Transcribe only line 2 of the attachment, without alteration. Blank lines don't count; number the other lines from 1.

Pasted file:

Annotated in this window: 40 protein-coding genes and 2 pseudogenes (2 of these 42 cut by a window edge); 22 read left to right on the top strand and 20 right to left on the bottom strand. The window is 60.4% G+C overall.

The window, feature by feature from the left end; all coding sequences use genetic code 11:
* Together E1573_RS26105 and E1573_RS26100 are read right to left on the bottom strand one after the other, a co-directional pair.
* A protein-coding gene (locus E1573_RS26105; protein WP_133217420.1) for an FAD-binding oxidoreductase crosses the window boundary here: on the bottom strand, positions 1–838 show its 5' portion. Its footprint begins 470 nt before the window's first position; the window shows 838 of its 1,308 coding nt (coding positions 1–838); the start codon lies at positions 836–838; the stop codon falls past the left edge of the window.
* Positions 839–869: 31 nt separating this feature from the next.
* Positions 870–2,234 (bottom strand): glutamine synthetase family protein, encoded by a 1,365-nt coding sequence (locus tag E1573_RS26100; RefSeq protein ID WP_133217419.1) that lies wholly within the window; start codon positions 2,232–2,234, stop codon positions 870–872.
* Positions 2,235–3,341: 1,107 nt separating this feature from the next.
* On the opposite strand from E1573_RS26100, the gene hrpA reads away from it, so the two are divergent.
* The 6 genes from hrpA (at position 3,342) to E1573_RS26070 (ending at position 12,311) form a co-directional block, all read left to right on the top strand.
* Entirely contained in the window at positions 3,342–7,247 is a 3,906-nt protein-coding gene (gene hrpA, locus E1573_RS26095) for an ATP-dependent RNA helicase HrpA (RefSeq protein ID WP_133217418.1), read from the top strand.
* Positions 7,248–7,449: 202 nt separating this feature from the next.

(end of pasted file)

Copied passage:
The window, feature by feature from the left end; all coding sequences use genetic code 11: